Although the Philippines has consistently claimed sovereignty over the KIG32 and the Scarborough Shoal for several decades, these outlying areas are located at an appreciable distance from the nearest shoreline of the Philippine archipelago,33 such that any straight baseline loped around them from the nearest basepoint will inevitably “depart to an appreciable extent from the general configuration of the archipelago.”

The principal sponsor of RA 9522 in the Senate, Senator Miriam Defensor-Santiago, took pains to emphasize the foregoing during the Senate deliberations:

What we call the Kalayaan Island Group or what the rest of the world call[] the Spratlys and the Scarborough Shoal are outside our archipelagic baseline because if we put them inside our baselines we might be accused of violating the provision of international law which states: “The drawing of such baseline shall not depart to any appreciable extent from the general configuration of the archipelago.” So sa loob ng ating baseline, dapat magkalapit ang mga islands. Dahil malayo ang Scarborough Shoal, hindi natin masasabing malapit sila sa atin although we are still allowed by international law to claim them as our own.

This is called contested islands outside our configuration. We see that our archipelago is defined by the orange line which [we] call[] archipelagic baseline. Ngayon, tingnan ninyo ang maliit na circle doon sa itaas, that is Scarborough Shoal, itong malaking circle sa ibaba, that is Kalayaan Group or the Spratlys. Malayo na sila sa ating archipelago kaya kung ilihis pa natin ang dating archipelagic baselines para lamang masama itong dalawang circles, hindi na sila magkalapit at baka hindi na tatanggapin ng United Nations because of the rule that it should follow the natural configuration of the archipelago.34 (Emphasis supplied)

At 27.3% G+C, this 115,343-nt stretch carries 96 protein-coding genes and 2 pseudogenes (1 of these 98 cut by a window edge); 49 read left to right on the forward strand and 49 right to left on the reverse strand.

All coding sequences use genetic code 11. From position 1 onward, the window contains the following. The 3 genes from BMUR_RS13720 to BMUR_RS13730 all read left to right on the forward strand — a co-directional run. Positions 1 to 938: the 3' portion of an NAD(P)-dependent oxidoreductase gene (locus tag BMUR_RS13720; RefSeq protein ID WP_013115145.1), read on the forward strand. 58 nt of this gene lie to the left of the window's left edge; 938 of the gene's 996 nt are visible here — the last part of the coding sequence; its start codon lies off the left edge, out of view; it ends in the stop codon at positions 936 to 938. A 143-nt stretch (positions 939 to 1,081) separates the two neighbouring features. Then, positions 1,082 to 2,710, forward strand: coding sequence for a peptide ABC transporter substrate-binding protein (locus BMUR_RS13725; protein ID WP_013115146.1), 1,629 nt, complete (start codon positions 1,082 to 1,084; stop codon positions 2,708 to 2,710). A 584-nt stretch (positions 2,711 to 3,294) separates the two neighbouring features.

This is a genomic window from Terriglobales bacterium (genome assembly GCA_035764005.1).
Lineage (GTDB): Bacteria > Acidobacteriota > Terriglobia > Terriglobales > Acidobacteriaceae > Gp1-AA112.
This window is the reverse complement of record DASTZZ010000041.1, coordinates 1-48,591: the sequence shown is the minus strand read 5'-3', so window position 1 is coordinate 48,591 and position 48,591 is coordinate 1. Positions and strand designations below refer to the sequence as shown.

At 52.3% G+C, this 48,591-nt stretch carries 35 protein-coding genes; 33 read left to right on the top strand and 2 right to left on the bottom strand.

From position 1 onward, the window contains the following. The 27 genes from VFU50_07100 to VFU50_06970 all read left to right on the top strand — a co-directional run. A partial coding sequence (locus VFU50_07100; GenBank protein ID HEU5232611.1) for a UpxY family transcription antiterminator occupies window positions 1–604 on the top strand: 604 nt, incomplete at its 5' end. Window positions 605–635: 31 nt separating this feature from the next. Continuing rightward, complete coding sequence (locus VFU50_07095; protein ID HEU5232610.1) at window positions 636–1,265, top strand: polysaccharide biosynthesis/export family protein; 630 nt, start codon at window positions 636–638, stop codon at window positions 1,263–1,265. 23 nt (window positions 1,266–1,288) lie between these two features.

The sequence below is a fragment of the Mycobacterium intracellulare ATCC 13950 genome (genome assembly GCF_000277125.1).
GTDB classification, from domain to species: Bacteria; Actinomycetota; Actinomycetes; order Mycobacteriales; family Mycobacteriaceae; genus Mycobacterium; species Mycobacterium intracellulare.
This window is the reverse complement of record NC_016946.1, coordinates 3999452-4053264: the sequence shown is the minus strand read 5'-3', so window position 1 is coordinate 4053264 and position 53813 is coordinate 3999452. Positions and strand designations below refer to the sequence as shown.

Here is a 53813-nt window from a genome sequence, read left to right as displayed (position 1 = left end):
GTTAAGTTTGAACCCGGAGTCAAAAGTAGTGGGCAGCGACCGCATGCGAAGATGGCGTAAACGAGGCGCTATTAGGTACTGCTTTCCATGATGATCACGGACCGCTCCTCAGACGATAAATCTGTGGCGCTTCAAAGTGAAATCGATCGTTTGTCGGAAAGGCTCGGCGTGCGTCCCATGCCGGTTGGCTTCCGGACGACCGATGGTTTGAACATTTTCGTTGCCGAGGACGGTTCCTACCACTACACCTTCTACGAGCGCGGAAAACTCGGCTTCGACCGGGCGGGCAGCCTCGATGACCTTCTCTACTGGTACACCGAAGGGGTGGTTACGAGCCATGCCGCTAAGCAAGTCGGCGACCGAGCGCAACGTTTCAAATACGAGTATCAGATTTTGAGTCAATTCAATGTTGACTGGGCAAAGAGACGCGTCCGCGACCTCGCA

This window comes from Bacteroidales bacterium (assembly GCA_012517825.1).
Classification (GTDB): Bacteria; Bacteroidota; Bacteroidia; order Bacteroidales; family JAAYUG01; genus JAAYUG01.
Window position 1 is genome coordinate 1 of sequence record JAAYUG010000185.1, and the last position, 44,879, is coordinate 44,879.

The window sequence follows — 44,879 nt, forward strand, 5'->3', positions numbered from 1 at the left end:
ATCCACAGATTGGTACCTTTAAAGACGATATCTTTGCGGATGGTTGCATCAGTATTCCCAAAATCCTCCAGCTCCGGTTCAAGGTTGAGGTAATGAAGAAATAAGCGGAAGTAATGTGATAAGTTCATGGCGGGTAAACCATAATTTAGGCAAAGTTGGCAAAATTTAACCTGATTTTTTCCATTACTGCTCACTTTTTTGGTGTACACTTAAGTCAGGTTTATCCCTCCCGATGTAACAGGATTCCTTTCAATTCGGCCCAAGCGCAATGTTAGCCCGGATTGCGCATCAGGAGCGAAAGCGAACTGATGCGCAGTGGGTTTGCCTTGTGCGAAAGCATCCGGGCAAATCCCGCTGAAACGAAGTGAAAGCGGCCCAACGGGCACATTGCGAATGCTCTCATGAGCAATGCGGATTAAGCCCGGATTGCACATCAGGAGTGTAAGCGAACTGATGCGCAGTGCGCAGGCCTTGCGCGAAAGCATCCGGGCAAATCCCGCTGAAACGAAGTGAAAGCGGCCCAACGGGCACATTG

Similarly, the length of one baseline that RA 3046 drew exceeded UNCLOS III’s limits.1avvphi1 The need to shorten this baseline, and in addition, to optimize the location of basepoints using current maps, became imperative as discussed by respondents:

[T]he amendment of the baselines law was necessary to enable the Philippines to draw the outer limits of its maritime zones including the extended continental shelf in the manner provided by Article 47 of [UNCLOS III]. As defined by R.A. 3046, as amended by R.A. 5446, the baselines suffer from some technical deficiencies, to wit:

  1. The length of the baseline across Moro Gulf (from Middle of 3 Rock Awash to Tongquil Point) is 140.06 nautical miles x x x. This exceeds the maximum length allowed under Article 47(2) of the [UNCLOS III], which states that “The length of such baselines shall not exceed 100 nautical miles, except that up to 3 per cent of the total number of baselines enclosing any archipelago may exceed that length, up to a maximum length of 125 nautical miles.”
  2. The selection of basepoints is not optimal. At least 9 basepoints can be skipped or deleted from the baselines system. This will enclose an additional 2,195 nautical miles of water.